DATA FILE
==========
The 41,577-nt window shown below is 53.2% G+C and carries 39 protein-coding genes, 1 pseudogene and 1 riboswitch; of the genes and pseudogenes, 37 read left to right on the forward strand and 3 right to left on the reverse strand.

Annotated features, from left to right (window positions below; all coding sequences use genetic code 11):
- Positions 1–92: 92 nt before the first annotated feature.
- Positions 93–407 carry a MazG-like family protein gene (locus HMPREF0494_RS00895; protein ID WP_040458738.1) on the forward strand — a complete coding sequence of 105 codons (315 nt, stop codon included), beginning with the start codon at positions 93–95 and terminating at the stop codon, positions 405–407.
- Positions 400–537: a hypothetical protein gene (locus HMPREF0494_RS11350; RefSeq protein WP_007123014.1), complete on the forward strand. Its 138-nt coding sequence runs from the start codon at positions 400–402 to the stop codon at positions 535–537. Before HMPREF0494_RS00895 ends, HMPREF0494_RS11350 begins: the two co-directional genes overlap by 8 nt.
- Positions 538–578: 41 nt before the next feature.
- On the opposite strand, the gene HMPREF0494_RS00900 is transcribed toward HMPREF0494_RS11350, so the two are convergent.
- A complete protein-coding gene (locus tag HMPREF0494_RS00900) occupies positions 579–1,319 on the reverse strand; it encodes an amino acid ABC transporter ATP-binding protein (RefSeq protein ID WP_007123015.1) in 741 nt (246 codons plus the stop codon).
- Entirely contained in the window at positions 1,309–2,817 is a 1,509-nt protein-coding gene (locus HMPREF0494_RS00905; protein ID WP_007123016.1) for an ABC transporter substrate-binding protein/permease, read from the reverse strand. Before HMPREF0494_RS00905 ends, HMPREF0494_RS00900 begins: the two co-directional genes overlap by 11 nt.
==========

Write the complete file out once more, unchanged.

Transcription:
The 41,577-nt window shown below is 53.2% G+C and carries 39 protein-coding genes, 1 pseudogene and 1 riboswitch; of the genes and pseudogenes, 37 read left to right on the forward strand and 3 right to left on the reverse strand.

Annotated features, from left to right (window positions below; all coding sequences use genetic code 11):
- Positions 1–92: 92 nt before the first annotated feature.
- Positions 93–407 carry a MazG-like family protein gene (locus HMPREF0494_RS00895; protein ID WP_040458738.1) on the forward strand — a complete coding sequence of 105 codons (315 nt, stop codon included), beginning with the start codon at positions 93–95 and terminating at the stop codon, positions 405–407.
- Positions 400–537: a hypothetical protein gene (locus HMPREF0494_RS11350; RefSeq protein WP_007123014.1), complete on the forward strand. Its 138-nt coding sequence runs from the start codon at positions 400–402 to the stop codon at positions 535–537. Before HMPREF0494_RS00895 ends, HMPREF0494_RS11350 begins: the two co-directional genes overlap by 8 nt.
- Positions 538–578: 41 nt before the next feature.
- On the opposite strand, the gene HMPREF0494_RS00900 is transcribed toward HMPREF0494_RS11350, so the two are convergent.
- A complete protein-coding gene (locus tag HMPREF0494_RS00900) occupies positions 579–1,319 on the reverse strand; it encodes an amino acid ABC transporter ATP-binding protein (RefSeq protein ID WP_007123015.1) in 741 nt (246 codons plus the stop codon).
- Entirely contained in the window at positions 1,309–2,817 is a 1,509-nt protein-coding gene (locus HMPREF0494_RS00905; protein ID WP_007123016.1) for an ABC transporter substrate-binding protein/permease, read from the reverse strand. Before HMPREF0494_RS00905 ends, HMPREF0494_RS00900 begins: the two co-directional genes overlap by 11 nt.